Last thing I want to share this blog is a few pictures of the phonemes Penny has sculpted for the first episode- we kept these initially in the ice cube trays- but have recently realised that weekly pill dispenser cases were even better- because they have little 'doors' which make it easier to avoid knocking the tray all over!

The viewers phonemes transferred into a pill box- he makes a guest appearance by the way, in the first episode of the old ladies piece.

Ok- till next time then , which will honestly not be long- when I'll show you the setup for the shoot and a few props we scratch built for the project. To whet your appetite, I'll also reveal the project is very nearly finished...and is looking pretty good.

Tuesday, 6 September 2011

I must have CONTROL!

Well, been a while, sorry, I have been snowed deeply under of late, this Summer has been spent doing many things-building a costume for our local Council, deep into transferring my CGI skills from Lightwave over to Maya- where all the serious work is at- and also sorting out the studio for a stop motion shoot that is still under wraps, but which I will reveal in forthcoming posts- we are quite excited about this next shoot, as it will mean striding bravely forward into lip-sync, an area we have been studiously avoiding so far...
But this blog is actually going to be about the control panels we have built for the "Robots' project- we have always seen the aesthetic design for this piece as being majorly inspired by the Ridley Scott 'Alien' film, which along with Blade Runner had one of the most believable worlds technically- at least to my we knew the controls would have to be practical, with loads of lights and moving features.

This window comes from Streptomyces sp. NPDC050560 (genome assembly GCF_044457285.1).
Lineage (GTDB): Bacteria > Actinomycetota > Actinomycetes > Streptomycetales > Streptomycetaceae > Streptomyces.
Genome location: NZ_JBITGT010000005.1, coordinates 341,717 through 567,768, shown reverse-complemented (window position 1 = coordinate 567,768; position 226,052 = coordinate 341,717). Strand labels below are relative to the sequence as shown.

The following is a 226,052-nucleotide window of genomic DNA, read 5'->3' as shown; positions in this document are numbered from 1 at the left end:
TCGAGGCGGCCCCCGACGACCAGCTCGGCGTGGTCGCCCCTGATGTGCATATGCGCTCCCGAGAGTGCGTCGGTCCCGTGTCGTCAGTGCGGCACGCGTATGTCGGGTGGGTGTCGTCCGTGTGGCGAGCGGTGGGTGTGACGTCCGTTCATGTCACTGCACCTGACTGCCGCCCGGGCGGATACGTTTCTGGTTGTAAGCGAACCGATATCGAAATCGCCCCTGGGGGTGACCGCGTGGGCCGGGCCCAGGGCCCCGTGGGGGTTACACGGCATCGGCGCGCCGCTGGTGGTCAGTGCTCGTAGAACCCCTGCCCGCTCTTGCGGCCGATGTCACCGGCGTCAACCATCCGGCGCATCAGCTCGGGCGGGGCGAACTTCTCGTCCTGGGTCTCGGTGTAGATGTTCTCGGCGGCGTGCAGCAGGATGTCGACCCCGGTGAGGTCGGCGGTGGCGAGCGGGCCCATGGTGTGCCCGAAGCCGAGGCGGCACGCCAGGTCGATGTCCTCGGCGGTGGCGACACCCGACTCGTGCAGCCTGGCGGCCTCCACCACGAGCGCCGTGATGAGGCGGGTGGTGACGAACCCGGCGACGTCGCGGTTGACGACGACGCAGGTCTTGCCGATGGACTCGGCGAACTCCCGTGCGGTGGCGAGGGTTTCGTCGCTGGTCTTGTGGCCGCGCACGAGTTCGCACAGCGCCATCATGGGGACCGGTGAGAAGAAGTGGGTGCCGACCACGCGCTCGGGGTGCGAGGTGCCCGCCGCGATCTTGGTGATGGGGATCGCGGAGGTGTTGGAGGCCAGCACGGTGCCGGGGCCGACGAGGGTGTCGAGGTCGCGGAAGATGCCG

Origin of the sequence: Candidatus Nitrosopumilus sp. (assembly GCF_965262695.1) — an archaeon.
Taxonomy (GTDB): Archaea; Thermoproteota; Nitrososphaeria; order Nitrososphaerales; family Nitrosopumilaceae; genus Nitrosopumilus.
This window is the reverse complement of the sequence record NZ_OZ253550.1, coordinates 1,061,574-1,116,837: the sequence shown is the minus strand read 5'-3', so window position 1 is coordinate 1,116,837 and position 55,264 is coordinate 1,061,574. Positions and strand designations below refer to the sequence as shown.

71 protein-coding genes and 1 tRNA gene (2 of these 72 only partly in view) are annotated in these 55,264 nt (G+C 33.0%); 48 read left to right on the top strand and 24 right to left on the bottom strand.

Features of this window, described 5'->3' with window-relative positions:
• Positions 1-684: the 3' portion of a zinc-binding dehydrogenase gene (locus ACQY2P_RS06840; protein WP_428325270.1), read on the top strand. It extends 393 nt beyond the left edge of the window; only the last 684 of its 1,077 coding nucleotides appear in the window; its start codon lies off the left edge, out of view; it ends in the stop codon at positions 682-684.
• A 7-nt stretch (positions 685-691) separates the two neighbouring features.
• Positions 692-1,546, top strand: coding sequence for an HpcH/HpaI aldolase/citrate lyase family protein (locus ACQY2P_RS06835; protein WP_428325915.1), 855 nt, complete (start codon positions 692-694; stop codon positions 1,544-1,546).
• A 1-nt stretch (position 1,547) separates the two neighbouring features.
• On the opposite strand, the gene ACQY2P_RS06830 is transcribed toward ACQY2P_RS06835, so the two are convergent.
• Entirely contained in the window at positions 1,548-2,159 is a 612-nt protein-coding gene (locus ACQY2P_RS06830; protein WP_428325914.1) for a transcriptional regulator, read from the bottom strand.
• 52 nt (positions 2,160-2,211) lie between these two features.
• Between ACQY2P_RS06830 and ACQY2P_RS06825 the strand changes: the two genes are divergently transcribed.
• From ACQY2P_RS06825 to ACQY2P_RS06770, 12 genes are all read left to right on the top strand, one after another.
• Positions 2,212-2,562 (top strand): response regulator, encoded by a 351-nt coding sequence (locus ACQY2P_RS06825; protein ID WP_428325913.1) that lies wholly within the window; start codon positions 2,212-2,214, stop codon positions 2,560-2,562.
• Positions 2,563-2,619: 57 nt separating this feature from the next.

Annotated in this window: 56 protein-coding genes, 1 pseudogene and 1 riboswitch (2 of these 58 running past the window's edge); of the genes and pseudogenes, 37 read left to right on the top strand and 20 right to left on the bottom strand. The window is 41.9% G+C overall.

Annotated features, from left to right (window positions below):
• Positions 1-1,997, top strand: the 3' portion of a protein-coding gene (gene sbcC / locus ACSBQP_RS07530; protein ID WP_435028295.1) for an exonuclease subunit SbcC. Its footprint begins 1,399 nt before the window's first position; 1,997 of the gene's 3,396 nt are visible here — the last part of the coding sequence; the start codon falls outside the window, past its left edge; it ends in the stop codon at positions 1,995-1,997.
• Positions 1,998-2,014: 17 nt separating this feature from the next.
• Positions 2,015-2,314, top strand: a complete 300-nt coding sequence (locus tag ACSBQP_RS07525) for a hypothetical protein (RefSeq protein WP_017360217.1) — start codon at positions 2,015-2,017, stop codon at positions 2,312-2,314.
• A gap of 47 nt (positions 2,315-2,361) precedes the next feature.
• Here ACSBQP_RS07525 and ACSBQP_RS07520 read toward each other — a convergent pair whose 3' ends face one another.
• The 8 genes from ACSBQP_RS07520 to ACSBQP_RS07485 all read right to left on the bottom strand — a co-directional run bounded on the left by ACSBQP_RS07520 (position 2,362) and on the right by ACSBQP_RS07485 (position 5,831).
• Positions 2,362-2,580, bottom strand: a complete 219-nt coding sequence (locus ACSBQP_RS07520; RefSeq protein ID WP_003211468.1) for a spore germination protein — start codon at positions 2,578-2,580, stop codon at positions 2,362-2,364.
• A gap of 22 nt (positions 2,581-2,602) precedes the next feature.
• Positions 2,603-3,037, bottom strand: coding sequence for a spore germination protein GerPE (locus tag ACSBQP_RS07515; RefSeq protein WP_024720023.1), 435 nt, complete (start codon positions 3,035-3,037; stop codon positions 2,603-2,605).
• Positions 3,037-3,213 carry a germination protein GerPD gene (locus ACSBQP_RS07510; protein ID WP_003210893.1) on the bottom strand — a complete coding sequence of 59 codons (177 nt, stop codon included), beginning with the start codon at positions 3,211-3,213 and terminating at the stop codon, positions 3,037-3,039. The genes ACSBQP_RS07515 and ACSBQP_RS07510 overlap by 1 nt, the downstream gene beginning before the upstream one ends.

During the course of building these bits and pieces I have had several useful strokes of luck which hopefully will interest someone else...
Here we see Spark at the controls of the 'main' control panel- so far-with some comedy led flashing spectacles flickering away in the background...
This panel was built structurally using interesting shaped plastics i had collected, and foamcore for thr main frame- the detail ha been harvested from many different places, such as the innards of Playstation controllers, novelty items, trim from dead tape decks and a lot more- this was the first panel built, so it used LED lights wired into it at about 10m different locations, and in a variety of colours- all can be wired to my home made LED lighting board and controlled to give different rates of blinking- something i feel is crucial to a pleasing space interior- from the Millenium Falcon to the Nostromo... it's all about the blink!